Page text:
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Memphis-based Microarray Services Boutique Collaborates with Scots Firm on siRNA Design

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Genome Explorations, the Memphis, Tenn.-based microarray services startup founded by former St. Jude Children’s Research Hospital researcher Divyan Patel, this week announced a collaboration with ExpressOn BioSystems of Roslin, Scotland, to offer design services for antisense, siRNA, and ribozymes for use in gene knockdown and target validation studies.

The collaboration follows the company’s October 2003 linking up with Southern Research Institute of Birmingham, Ala., to pursue joint development programs in pharmaceutical target identification using gene expression profiling, and for cross-marketing of services.

Genome Explorations was an early competitor in a now seemingly burgeoning commercial microarray services sector. Its deals provide an insight into the maturing of the microarray market, where the concept of an isolated, centralized provider of microarray analysis services faces questions about its viability in an academic setting (see BAN 3/10/2004).

For Patel, who in 2002 teamed with partner Arno Justman to buy an Affymetrix GeneChip instrument system and began offering microarray-based services, business is growing. The company grossed $1 million in revenue in its first year, and in its second year doubled that, Patel told BioArray News.

The company is collaborating with ExpressOn BioSystems on siRNA design services, offering customers another method for validating information derived from its microarray analysis. The idea for the collaboration emerged after the executives of the two companies met at the Chips to Hits conference last year, said Patel.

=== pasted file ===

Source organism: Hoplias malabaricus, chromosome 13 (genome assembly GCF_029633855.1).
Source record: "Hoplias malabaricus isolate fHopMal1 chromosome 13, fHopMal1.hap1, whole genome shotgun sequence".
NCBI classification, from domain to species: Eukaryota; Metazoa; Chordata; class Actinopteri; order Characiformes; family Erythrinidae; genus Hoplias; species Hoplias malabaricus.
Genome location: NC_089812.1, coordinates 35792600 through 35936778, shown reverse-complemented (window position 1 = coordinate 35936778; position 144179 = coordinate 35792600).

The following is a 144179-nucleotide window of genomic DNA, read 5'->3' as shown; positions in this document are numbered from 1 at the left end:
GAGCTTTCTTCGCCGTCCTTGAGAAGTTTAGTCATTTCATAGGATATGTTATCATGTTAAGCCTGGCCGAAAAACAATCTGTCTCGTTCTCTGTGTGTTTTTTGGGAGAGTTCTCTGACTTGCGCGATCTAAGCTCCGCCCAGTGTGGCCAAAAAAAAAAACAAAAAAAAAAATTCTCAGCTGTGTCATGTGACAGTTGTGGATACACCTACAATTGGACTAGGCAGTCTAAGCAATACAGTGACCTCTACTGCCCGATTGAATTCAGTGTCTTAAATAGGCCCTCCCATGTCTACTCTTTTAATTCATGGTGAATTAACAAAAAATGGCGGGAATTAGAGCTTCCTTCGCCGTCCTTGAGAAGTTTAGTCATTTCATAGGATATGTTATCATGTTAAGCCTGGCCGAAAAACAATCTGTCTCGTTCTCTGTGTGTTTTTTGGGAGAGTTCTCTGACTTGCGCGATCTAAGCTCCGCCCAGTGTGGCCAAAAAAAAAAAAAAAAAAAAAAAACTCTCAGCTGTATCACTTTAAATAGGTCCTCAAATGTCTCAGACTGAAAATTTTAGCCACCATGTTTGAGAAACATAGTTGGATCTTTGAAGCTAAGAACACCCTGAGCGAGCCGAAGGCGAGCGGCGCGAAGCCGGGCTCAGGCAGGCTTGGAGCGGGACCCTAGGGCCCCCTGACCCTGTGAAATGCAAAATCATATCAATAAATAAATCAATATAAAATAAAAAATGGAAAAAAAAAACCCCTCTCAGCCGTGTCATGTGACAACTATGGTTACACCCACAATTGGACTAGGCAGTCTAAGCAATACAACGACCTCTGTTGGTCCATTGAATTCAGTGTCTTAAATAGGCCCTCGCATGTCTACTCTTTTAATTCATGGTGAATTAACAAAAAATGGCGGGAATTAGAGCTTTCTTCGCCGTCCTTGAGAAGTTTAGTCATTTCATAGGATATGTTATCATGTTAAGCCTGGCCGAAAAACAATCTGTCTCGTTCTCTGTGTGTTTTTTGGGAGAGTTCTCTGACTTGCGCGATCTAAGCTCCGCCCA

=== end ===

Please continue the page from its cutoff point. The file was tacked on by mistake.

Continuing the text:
ExpressOn has developed a microarray-based methodology to target regions of RNA accessible for interaction. The company has created an assay, Accessarray, using a microarray spotted with 4,096 oligonucleotide combinations. Hybridization results are analyzed using the company’s software, in order to construct a single-base resolution structure map of the target RNA, and to identify regions of accessibility. Then design criteria are applied to predict a maximum of five antisense, siRNA, or ribozyme designs that will demonstrate in vitro efficacy.

The final step of the process is comparing the gene expression profiles within cells pre- and post-treatment with the designed reagents to measure the selectivity of the designed reagent for knocking down the target gene.

“We identify genes that are being differentially regulated. [Researchers] will then try to validate that with Realtime PCR, or Northern blotting,” Patel said. “This siRNA model shows what happens in vivo.

“In essence, people are going down the road with siRNA; it would be nice to get them a kick start with this,” Patel said.

Academic Outsourcing Trend

Patel, who established the Affymetrix core lab at St. Jude Children’s Hospital in 2000, said his clientele, academic researchers, are realizing that they will have to use methods such as siRNA to stay current in their fields.